As I can’t get to the allotment to plant my spuds, these will have to do. They are made of a material similar to a bag for life with a couple of holes in the sides – 12 inches x 12 inches x 14 inches. The label says THREE seed potatoes in each, which I think is a little excessive; I’ll try two.

So that’s my not very exciting Six on Saturday (which turns out to be only five, but there you go. I’ll try to do better next week).




On this day . . .

An occasional look at what was happening in or around my garden on a particular day.

2019 – My second attempt at growing a ginger plant from a root bout at the supermarket. My second failure!


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2018 – My lovely new wall and raised beds. The wheelbarrow is full of rubbish the builders decided to bury to hide it. I’m still digging it out two years on.


2017 – lovely primroses – sadly they did not survive later ‘regeneration’ projects.




It’s my friend D’s birthday today. This time last year we had coffee at one of our local gardening centres and I bought her several trays of pansies and other bedding plants as a gift. Yesterday we had an hour-long chat on the telephone instead.


Monthly Roundup: March

After a long dark and miserable February, March arrived and it was time to decide which vegetables to plant at home and, for the first time in the allotment bed – and which ones will never darken my raised beds again (Beetroot, your days are numbered). The first job was to sort through my vegetable seeds. Being me, I made a spreadsheet! I’ll update it as and when I buy/receive new seeds. Continue reading “Monthly Roundup: March”

Six on Saturday: 28th March 2020

20200325Whatever else is going on in the world, those of us who live in Wales and England can’t complain about the glorious weather we’ve had this week. This was Wednesday. It’s a lot duller and colder today.

Monday and Tuesday we worked on my new greenhouse – to be known as the Tiny Greenhouse – (to the right of the picture below). You can read about that here – if you have a spare minute or two. Continue reading “Six on Saturday: 28th March 2020”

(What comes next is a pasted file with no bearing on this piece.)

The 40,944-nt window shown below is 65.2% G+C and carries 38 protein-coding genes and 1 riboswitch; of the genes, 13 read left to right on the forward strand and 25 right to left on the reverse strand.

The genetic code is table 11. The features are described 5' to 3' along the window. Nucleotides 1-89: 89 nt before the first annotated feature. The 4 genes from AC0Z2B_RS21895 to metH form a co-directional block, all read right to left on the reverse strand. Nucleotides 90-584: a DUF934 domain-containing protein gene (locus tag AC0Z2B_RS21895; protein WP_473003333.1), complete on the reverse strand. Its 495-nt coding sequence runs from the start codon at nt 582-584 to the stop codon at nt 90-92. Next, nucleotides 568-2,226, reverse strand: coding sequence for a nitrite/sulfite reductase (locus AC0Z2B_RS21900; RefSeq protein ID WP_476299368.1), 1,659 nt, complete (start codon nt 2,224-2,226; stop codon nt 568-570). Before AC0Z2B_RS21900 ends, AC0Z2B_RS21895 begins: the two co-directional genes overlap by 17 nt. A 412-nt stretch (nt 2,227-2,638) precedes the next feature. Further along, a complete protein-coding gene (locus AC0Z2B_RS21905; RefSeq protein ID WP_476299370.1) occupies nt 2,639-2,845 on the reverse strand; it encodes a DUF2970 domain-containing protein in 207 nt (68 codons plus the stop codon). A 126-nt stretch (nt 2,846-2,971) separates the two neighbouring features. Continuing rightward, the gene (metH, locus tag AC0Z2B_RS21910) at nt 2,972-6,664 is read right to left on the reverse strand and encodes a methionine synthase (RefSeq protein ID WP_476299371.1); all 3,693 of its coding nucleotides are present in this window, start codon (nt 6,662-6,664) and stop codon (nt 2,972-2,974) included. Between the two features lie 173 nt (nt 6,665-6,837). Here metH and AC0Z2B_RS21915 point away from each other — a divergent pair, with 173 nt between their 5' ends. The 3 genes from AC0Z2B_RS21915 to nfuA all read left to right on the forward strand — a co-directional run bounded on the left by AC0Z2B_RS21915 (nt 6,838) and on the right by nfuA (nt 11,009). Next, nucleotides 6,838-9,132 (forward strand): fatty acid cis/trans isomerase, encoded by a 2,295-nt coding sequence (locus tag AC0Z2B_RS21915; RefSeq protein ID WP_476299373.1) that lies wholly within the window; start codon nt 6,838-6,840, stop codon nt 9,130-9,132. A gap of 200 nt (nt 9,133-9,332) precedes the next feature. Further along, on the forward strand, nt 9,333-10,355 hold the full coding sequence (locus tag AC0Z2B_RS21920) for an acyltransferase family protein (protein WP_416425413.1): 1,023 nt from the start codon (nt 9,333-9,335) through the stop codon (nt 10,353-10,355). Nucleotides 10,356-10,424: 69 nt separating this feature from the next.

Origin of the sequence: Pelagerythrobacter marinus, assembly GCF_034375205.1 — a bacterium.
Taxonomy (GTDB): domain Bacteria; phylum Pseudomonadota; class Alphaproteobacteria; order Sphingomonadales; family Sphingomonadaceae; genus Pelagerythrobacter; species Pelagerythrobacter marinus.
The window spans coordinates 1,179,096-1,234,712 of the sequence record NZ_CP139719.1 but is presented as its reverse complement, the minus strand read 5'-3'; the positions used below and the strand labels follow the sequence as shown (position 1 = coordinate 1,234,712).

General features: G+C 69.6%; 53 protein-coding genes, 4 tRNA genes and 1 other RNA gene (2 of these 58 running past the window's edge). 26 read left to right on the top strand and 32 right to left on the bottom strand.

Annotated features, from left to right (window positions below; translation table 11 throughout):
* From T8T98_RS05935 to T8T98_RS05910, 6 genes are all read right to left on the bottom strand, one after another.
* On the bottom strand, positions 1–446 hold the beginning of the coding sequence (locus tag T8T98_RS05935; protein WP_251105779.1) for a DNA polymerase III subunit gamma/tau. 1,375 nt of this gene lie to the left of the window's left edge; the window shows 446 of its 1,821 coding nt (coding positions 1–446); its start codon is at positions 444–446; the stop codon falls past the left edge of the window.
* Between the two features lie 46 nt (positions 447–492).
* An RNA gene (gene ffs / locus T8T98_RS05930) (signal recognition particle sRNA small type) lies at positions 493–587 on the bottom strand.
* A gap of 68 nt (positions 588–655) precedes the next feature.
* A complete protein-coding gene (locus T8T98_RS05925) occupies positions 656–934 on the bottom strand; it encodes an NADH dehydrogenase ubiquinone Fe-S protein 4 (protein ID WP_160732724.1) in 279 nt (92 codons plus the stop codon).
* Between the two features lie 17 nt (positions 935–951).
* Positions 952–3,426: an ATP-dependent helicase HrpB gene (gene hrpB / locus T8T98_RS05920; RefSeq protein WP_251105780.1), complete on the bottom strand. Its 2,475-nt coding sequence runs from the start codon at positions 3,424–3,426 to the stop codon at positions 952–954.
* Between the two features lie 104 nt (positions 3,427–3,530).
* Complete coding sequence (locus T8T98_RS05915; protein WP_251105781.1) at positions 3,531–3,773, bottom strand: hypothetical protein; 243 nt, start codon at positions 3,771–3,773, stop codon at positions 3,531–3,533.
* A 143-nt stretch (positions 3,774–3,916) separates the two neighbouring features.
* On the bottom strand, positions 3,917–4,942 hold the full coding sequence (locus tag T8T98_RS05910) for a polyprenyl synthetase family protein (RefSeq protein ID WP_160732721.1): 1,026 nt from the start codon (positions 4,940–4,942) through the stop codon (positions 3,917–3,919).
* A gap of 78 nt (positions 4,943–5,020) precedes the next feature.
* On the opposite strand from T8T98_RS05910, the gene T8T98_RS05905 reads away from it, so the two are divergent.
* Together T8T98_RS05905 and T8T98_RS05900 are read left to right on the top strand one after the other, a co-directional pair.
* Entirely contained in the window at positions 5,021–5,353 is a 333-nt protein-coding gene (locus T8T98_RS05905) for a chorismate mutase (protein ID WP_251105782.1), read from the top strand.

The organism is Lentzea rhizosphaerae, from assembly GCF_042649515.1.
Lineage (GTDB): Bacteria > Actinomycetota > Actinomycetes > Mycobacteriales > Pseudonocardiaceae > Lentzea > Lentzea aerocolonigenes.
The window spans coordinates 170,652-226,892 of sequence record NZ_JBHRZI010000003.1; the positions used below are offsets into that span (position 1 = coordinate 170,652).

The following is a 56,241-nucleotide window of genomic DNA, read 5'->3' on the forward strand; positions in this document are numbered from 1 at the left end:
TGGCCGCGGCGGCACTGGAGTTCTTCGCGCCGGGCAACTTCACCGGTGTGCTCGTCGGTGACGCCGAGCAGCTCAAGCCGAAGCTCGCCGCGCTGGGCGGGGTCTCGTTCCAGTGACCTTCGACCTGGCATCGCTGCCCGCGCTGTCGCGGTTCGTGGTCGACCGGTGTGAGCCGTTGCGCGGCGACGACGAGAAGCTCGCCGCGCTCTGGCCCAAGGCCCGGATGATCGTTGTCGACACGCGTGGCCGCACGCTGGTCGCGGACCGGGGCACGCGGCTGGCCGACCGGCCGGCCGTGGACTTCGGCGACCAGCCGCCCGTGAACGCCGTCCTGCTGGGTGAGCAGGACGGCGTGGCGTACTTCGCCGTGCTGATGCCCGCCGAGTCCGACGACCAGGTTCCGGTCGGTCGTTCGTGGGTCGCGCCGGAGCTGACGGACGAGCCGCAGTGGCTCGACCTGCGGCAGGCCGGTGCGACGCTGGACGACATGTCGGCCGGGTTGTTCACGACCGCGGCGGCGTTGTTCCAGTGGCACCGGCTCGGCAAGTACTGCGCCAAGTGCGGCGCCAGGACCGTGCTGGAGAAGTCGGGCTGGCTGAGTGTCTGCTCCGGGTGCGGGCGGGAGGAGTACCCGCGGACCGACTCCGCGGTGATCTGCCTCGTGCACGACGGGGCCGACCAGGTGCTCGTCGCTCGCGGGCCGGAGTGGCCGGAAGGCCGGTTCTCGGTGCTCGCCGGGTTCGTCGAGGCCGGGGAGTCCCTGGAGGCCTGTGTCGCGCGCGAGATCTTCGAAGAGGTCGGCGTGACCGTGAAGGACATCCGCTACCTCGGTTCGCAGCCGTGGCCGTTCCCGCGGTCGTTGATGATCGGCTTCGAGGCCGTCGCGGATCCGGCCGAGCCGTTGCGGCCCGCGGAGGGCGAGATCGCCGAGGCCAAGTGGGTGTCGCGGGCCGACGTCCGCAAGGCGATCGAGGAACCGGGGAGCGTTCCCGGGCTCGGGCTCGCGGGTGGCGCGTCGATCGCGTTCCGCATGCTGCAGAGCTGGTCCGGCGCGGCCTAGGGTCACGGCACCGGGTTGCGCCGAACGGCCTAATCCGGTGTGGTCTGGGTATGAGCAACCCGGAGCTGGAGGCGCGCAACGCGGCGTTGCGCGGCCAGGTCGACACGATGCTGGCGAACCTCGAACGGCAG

Project Greenhouse 2020

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12 March

We finally got around to calculating what supplies we will need to complete this modest project.

The frame will be built of 3 x 2 inch treated timber, which comes in 3600mm lengths (just short of 12 feet).

After making a small adjustment to the height of the front of the green house (reducing it by 25mm only), we will be able to get all the uprights, roof supports, cross pieces, and shelf supports, with only a small amount of wastage.

We need:

  • 2 x 2400 mm roof beams
  • 6 x 2000 mm uprights (2 x 2000 and 4 x 1800)
  • 8 x 600 mm side supports (4 each side)
  • 16 x 600 mm shelf supports (8 front, 8 back, 4 each side – instead of the 3 each side shown in the plan above).

The cross pieces and shelf supports will be adjusted as necessary.

We need 9 lengths at a cost of £4.15 per length = £37.35.

The greenhouse will be covered with twin-wall polycarbonate sheets

  • 2 x 2000 x 700 mm (for the sides)
  • 3 x 2000 x 1050 mm (for the front and door – cut down to 800 mm)
  • 1 x 2500 x 900 mm (for the roof – though we have to buy 2500 x 1050mm and cut it down)

With the coach bolts, screws, and plastic screw covers my husband already bought, we estimate the total cost will be approximately £160.00.

A similar (but not exact) size – off the shelf – made of aluminium and glass is £400.00 minimum – add floor, vents, rainwater collection sustem etc., and the price jumps to over £600.


DAY ONE – 16 March

For once the weather forecasters said we would have dry and sunny weather – and we did! A light frost first thing, but not enough to stop us getting out into the garden to make a start on the greenhouse.

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The wood was delivered at the weekend so once the area was cleared of the pots and accumulated junk, we made a start.

First one side – to get the sizes right. Fortunately we had a short piece of 700mm wide polycarbonate sheet, which helped.

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In place (but not yet screwed to the wall)

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And then there were two!

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DAY TWO – 17th March

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A long day – 6 hours (with a short coffee and lunch break). We just need to put some battens on the shed wall, to match the three on the two front sections. These are for my removable shelves.


I’m looking forward to sitting in the conservatory and seeing a sea of green inside.

DAY THREE – 23rd March

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The (removable) shelves have gone in!

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DAY 4 – 24th March

We started work at 8:45 and finished at 2:45 (with breaks). Just the door to make, but we’ve wedged a plastic sheet in temporarily while we take a break.

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In case you’re wondering, we’ve left the protective plastic cover on otherwise we’ll forget which side has the UV protection, which has to face outwards (or upwards).


As each pack of sheets came double-wrapped in bubble wrap, we will be OK for some stress-relieving bubble popping in the coming weeks. Or I could just use it on my raised beds to raise the temperature!

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Another project ticked off the list

Day 6 – 25th March

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Filling up nicely – and I’ve found a use for some of that bubble-wrap too!